Leveraging Data Science to Evaluate Vegetation Trends

NYU Center for Data Science
2 min readSep 1, 2021


CDS MS alumna Ningyuan (Teresa) Huang and CDS affiliated professor Sonali McDermid recently published “Moisture and temperature influences on nonlinear vegetation trends in Serengeti National Park”, in IOPscience’s Environmental Research Letters, a high-impact, open-access journal in the area of environmental science research. Using rigorous statistical approaches, their study revealed long-term, nonlinear vegetation trends in Serengeti National Park, which is a critical protected area in East Africa “where seasonal vegetation cycles support vast populations of grazing herbivores and a host of ecosystem dynamics”.

Ningyuan (Teresa) Huang, CDS Alumna (left) and Sonali McDermid, CDS affiliated professor (right)

Previous research on the park demonstrates how non-climate drivers, such as land use, shape the park’s ecosystem. However, it remains unclear as to what extent changing climate conditions affect its vegetation trends. In their work, Teresa, Sonali and their co-authors, evaluate long-term changes in SNP leaf area index (LAI) that occurred from 1982 to 2016. (LAI is the ratio of one-sided leaf area per unit ground area.) The team assesses the LAI trends in relation to both temperature and moisture availability, using Ensemble Empirical Mode Decomposition (EEMD), an adaptive time-space analysis method to decompose trends from oscillatory modes, and Principal Component Analysis (PCA)with regression techniques. Ultimately, their findings observe complex trends and interactions between vegetation and climate, while their statistical approach guards against spurious vegetation signals.

“While increasing land use is known to majorly impact protected areas, less is known about the impact of human-made climate change. This study is among the few to explore possible climate change impacts on Serengeti National Park, which may be increasing in importance over time. This highlights how climate change should be considered alongside land use in protected ecosystems, and provides an analysis framework for other protected areas worldwide,” says Sonali.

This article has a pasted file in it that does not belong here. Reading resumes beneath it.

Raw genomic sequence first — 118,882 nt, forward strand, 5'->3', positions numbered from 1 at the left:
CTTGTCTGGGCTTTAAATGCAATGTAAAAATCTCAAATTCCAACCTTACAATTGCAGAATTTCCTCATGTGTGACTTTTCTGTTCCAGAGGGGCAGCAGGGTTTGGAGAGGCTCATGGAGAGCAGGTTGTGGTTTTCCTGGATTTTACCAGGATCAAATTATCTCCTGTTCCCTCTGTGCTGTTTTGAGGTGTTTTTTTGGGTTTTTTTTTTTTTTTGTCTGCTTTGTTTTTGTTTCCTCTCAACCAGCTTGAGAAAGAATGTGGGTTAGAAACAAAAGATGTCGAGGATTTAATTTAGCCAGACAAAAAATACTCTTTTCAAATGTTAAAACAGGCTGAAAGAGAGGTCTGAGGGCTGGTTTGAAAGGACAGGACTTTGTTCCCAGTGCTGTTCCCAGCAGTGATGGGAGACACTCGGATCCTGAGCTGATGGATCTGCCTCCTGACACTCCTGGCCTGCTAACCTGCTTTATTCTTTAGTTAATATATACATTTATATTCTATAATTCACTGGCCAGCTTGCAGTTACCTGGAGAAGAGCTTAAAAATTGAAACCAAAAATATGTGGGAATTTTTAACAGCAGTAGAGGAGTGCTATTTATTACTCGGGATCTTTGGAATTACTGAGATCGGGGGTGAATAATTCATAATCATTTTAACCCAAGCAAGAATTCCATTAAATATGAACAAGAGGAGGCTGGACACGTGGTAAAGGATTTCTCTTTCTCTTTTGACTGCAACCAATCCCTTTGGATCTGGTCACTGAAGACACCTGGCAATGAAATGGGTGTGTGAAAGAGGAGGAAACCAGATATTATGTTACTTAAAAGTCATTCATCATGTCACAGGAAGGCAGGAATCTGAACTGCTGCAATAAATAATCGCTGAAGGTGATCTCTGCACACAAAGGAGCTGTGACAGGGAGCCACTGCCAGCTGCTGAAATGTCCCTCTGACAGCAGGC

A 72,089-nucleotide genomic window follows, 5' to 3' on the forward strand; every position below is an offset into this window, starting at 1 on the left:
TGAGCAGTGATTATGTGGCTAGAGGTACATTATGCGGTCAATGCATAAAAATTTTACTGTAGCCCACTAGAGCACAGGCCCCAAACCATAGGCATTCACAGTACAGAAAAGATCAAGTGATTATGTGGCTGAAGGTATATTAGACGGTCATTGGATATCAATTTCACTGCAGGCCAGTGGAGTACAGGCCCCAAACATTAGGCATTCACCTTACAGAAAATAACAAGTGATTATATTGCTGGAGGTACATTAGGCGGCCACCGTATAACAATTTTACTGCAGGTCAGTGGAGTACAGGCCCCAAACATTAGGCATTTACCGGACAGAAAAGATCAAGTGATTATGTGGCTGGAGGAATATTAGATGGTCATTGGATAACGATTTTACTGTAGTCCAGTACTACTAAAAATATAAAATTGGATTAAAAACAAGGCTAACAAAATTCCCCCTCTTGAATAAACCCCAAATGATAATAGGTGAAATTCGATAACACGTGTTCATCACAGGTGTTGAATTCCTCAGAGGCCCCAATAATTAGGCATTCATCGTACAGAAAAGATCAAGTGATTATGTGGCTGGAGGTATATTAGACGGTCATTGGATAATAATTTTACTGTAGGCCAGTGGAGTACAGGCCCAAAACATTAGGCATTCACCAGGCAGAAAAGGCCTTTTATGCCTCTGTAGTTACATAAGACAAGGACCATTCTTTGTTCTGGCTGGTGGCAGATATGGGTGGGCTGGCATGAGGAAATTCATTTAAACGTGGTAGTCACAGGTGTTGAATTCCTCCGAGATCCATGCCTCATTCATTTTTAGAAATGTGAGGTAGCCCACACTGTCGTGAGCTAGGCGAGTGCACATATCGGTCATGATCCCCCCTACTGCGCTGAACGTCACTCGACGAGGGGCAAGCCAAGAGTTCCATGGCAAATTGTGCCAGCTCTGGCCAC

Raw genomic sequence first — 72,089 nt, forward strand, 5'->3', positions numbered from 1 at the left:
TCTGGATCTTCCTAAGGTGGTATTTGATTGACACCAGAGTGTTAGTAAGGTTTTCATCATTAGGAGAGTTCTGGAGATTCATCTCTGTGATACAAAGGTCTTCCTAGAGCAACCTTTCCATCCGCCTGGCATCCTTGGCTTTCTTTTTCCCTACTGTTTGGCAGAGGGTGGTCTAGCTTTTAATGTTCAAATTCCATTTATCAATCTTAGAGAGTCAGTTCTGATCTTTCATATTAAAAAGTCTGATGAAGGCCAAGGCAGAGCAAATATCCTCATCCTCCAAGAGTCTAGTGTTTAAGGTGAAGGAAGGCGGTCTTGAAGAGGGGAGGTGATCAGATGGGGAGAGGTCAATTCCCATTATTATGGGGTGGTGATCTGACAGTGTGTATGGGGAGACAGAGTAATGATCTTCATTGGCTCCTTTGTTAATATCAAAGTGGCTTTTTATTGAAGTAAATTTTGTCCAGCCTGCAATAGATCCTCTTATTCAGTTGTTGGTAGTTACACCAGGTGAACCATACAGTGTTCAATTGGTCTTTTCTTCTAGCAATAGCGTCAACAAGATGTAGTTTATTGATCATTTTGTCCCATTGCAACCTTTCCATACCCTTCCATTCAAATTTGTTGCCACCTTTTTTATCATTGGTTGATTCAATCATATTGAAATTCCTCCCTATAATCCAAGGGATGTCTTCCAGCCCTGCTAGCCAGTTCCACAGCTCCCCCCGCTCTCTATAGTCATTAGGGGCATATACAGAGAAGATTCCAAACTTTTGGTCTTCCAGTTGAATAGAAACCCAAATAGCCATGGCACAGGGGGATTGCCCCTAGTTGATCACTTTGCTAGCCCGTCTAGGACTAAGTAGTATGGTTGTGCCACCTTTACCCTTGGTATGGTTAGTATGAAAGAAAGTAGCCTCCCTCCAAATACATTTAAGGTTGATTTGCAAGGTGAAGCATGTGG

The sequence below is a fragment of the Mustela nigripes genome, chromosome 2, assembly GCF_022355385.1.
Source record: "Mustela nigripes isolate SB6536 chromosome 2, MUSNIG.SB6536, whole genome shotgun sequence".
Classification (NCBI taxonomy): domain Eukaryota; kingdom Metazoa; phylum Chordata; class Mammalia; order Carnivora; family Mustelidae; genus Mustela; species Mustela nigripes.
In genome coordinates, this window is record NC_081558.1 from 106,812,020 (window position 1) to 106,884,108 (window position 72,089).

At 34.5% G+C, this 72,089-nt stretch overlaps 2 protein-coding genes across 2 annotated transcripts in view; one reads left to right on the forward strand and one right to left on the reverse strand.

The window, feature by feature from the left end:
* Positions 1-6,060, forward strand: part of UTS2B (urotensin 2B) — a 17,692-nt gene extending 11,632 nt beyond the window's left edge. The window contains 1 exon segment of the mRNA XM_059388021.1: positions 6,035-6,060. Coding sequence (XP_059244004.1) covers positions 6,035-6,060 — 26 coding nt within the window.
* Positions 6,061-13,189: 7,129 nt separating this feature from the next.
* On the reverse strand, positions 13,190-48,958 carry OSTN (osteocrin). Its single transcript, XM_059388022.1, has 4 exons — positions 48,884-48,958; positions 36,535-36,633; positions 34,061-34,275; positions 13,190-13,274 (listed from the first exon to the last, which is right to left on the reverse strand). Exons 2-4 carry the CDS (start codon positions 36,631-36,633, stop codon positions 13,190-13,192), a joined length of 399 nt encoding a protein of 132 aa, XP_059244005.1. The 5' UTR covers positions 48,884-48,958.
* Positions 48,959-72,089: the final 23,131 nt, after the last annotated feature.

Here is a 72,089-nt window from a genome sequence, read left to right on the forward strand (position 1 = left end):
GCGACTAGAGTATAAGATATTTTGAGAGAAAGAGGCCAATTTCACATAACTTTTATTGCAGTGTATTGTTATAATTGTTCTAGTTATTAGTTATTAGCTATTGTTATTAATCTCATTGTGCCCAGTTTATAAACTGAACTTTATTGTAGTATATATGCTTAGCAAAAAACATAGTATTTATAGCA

“It feels incredible to use data science for generating new knowledge about our environment, in order to inform a sustainable future. I learned so much from Sonali, who gives holistic, physical interpretation of the data patterns from my analysis. The advances of data science, particularly in terms of interpretability and in decision-making process, can benefit tremendously from physical science,” says Teresa.

About the Team:

Teresa Huang graduated from CDS in 2020 with a MS degree in Data Science. She is currently working on her PhD in Applied Mathematics & Statistics at John Hopkins University. Her research interests lie in representation learning, theory in deep Learning, and interdisciplinary research in data science.

Sonali McDermid is Associate Professor of Environmental Studies at NYU. She holds a PhD from the Earth and Environmental Science Department at Columbia University in Atmospheric Science and Climatology. Her research investigates the role landscapes play in our regional and global climate systems.

To read “Moisture and temperature influences” in its entirety, please visit the paper’s IOPScience’s page.

By Ashley C. McDonald



NYU Center for Data Science

Official account of the Center for Data Science at NYU, home of the Undergraduate, Master’s, and Ph.D. programs in Data Science.